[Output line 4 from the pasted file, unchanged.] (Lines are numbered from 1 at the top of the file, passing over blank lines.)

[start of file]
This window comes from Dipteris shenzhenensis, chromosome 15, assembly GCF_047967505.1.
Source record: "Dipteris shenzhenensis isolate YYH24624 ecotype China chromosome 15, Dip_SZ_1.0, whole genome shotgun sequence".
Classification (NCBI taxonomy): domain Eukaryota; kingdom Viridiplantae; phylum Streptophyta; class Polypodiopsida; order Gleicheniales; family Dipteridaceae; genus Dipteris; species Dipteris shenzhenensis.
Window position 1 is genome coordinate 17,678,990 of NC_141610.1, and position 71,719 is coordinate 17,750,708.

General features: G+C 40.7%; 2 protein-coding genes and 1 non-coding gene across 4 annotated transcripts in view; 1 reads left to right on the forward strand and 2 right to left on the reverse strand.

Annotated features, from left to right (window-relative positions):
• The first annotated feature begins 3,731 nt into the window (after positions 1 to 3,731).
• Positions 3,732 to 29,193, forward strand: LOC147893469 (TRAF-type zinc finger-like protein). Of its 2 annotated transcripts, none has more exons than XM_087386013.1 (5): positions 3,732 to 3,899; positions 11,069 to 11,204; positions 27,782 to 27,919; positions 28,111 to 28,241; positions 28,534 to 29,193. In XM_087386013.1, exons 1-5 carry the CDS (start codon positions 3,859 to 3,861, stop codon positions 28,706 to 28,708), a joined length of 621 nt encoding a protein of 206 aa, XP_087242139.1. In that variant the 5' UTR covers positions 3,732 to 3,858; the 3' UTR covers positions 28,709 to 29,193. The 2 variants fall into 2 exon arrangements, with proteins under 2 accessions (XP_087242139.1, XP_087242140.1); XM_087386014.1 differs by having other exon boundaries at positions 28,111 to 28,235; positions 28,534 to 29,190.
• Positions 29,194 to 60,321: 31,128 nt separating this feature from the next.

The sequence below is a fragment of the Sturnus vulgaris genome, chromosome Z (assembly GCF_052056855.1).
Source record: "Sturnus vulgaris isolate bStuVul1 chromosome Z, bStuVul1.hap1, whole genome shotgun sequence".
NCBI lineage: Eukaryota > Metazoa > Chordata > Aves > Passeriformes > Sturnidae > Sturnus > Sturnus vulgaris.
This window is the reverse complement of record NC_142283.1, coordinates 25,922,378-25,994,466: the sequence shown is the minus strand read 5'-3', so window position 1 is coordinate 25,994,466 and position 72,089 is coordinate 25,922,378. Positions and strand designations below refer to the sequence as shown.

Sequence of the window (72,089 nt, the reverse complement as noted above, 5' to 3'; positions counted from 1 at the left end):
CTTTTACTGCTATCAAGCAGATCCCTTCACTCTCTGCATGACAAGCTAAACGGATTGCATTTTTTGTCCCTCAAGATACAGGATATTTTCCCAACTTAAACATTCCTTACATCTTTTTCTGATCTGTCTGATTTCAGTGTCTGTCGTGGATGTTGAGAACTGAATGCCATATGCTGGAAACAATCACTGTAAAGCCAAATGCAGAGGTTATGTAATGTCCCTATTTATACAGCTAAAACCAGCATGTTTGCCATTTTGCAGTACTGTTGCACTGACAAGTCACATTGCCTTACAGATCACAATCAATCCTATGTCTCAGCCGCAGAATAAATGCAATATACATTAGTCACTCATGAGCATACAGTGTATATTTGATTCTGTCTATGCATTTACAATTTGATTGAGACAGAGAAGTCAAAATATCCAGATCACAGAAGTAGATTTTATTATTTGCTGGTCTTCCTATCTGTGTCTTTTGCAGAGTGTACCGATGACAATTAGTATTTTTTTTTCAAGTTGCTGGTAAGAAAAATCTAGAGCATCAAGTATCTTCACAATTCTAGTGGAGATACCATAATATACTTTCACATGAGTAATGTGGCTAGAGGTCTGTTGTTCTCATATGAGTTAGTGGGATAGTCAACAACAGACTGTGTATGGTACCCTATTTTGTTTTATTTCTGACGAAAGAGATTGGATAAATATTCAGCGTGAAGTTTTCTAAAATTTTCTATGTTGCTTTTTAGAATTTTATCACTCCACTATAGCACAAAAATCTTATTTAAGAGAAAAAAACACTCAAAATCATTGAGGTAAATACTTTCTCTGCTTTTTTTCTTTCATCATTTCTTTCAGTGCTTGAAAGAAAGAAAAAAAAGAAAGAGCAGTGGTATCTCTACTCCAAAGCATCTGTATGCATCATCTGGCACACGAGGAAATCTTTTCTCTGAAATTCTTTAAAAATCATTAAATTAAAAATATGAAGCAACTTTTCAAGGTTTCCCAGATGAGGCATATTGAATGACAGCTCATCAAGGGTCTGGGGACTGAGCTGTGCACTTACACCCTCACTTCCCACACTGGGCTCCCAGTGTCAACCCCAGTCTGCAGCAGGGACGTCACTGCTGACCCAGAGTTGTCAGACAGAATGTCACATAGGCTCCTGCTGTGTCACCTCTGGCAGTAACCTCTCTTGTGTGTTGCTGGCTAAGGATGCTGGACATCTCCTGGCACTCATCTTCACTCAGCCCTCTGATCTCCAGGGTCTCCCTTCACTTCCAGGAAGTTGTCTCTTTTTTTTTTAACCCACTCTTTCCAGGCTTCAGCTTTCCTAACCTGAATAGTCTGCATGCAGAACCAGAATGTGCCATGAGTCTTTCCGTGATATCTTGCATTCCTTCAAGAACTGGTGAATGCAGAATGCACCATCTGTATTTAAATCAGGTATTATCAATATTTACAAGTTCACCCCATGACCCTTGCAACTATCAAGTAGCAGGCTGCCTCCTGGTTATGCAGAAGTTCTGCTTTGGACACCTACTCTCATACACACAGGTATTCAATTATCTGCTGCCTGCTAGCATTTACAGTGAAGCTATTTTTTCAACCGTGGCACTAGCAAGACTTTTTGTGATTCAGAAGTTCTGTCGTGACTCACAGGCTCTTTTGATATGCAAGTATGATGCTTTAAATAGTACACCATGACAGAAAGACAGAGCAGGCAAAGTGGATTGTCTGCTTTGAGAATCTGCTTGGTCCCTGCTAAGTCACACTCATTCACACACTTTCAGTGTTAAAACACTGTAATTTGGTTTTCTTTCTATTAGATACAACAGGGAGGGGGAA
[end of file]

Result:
Window position 1 is genome coordinate 17,678,990 of NC_141610.1, and position 71,719 is coordinate 17,750,708.